Nursing’s Ways of Knowing and Theories of Knowledge
Since the dawn of modern nursing in Florence Nightingale’s day, nurses have sought to understand the art and science of nursing. A good place to start in our quest to understand nursing is to begin with a concept called ways of knowing (Alligood, 2014). These phenomena are not unique to nursing
Ways of knowing contribute to our mastery of nursing practice; while theories of knowledge (Epistomology, Ontology and Axiology), hold philosophical tenants about what knowledge is and how our beliefs about it direct our scientific inquiries (research). Nurse theorist, Carper (1978) identified four fundamental patterns of knowing in nursing. She described these patterns (or ways of knowing) as (a) empirics, (b) aesthetics, (c) ethics, and (d) personal knowing. A pattern of knowing is a notion similar to a way of knowing, but it’s personal, inside a being or patterns among groups of beings (such as nurses).
What is Unknowing? It’s a way of being open to what you may not know. This is used by nurses all of the time when they ask patients and families questions and listen with an open mind so as to find out what’s going on for them. An example of being ‘unknowing’ would be to ask a patient what’s most important to them right now; and then of course to listen with the intent of helping them get what they need.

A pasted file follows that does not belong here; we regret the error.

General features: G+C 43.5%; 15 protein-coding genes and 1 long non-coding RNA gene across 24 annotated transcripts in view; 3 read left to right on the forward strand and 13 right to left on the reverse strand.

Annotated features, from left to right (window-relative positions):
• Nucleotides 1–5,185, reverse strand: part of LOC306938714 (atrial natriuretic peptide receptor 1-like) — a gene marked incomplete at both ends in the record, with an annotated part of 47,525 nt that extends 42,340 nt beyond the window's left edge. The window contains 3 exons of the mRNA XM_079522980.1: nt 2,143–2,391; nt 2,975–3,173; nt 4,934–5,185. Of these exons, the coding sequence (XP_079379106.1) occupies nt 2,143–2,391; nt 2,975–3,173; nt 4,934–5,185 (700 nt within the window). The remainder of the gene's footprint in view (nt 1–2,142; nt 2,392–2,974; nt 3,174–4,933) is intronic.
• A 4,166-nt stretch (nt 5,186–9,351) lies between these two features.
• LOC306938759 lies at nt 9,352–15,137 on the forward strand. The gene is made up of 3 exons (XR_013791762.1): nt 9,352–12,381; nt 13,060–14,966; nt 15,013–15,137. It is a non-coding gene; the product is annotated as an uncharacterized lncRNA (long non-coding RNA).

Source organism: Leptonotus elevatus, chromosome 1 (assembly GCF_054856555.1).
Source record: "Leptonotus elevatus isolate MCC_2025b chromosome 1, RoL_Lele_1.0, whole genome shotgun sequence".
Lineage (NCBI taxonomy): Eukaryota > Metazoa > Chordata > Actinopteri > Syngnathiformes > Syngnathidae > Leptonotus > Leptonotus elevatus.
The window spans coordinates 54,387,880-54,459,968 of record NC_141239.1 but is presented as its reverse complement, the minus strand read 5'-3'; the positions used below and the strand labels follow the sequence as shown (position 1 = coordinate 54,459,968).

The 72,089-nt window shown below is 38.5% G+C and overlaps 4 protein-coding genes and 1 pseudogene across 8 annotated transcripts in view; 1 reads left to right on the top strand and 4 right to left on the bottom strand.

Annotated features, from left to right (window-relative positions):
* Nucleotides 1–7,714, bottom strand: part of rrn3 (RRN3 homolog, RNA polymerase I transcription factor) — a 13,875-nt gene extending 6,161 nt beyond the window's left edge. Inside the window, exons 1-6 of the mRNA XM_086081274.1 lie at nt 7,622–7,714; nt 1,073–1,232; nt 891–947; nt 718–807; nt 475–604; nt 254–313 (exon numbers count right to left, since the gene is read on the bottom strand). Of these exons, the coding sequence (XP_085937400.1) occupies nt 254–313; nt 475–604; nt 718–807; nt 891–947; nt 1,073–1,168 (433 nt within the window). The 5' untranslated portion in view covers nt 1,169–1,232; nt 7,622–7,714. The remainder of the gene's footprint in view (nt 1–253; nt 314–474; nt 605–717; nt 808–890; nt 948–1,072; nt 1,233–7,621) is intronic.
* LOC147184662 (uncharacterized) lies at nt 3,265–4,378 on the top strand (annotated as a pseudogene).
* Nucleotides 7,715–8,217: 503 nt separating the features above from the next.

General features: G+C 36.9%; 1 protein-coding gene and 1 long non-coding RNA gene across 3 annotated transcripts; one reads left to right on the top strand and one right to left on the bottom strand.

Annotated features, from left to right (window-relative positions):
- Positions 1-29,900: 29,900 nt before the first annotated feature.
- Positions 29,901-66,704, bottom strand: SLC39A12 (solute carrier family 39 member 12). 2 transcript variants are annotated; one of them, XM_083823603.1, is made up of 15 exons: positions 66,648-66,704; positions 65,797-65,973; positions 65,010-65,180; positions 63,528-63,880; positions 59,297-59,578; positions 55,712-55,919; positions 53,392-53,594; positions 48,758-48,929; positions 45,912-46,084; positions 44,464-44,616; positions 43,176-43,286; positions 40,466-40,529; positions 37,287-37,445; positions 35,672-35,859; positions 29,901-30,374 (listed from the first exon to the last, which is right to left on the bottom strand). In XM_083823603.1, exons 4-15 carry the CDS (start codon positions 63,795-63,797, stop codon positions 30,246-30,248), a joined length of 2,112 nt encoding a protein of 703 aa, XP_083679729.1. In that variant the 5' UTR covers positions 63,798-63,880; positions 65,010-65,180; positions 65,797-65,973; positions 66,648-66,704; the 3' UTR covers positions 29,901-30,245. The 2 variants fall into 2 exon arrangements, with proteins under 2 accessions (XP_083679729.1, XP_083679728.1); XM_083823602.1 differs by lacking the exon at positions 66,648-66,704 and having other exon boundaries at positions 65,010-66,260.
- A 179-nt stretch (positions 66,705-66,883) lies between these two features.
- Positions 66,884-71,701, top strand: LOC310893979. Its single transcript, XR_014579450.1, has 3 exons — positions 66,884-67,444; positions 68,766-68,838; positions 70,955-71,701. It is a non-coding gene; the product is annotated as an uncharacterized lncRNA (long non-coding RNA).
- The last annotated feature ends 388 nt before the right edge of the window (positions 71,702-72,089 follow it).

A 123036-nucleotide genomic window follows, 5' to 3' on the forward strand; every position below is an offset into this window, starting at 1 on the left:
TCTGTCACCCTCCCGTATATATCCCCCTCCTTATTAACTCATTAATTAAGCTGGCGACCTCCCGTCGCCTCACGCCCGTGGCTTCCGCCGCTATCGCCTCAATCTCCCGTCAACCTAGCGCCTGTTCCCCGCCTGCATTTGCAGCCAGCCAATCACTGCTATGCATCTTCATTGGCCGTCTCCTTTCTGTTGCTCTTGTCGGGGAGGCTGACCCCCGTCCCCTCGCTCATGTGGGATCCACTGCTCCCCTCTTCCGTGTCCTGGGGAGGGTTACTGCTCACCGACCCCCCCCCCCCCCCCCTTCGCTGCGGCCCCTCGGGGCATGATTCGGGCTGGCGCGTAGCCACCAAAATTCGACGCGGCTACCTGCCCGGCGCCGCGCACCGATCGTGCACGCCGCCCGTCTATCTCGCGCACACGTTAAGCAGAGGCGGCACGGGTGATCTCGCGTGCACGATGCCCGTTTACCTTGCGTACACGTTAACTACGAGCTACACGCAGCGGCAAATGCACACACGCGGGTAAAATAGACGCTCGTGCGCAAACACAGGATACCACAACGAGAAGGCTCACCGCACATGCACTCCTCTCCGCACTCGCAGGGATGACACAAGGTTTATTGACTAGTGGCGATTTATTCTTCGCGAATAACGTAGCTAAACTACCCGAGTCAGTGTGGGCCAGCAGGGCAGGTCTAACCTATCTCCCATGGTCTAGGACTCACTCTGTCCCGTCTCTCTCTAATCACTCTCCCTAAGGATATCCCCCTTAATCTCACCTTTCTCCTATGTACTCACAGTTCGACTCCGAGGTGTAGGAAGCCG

Theories of Knowledge
• Epistemology is the study of empirical knowledge, typically resulting from scientific inquiry. Epistemology encompasses empirical knowledge and also teleological knowledge, the process of knowledge (interpolation and extrapolation), and additional contributions to knowledge.
• Axiology is the philosophical study of value. Studies within the philosophy of axiology examine ethical dilemmas and questions.
In nursing practice, nurses search for knowledge within the various philosophies of knowledge. For example, empirical information is important to know facts, numbers, trends and processes. Nurses also seek knowledge of ontology when reading qualitative studies and inquiring about a client’s experience and personal meaning. Nurses also inquire within the philosophy of axiology to address ethical dilemmas. Carper, however, described another pattern called personal knowing. As nurses, we know that epistemology benefits from additional contributions to knowledge, such as logical reasoning (inductive and deductive), reasoning by analogy, the influence of chance, and imagination in science, intuition, and discussion as a stimulus. These additional sources of knowledge contribute to personal knowledge.
See if you can correctly place the Theories of Knowledge in the exercise below.
Theories of Knowledge
Ways of KnowingTheories of Knowledge
Drag and drop the terms related to different Theories of Knowledge.
The PICOT statement serves to formulate a clear practice question. According to Melnyk and Fineout-Overholt (2011), the practice question should include (a) the population to which you will address the intervention; (b) the intervention that addresses the etiology; (c) the comparison (what is happening now; (d) the expected outcome having tried the intervention; and (e) the time frame in which you will conduct this project.
The PICOT format can be used to answer different types of practice questions (e.g., intervention, diagnosis or diagnostic tests, prognosis or prediction, etiology, and meaning). Many of you will be formulating intervention type questions for your DNP projects.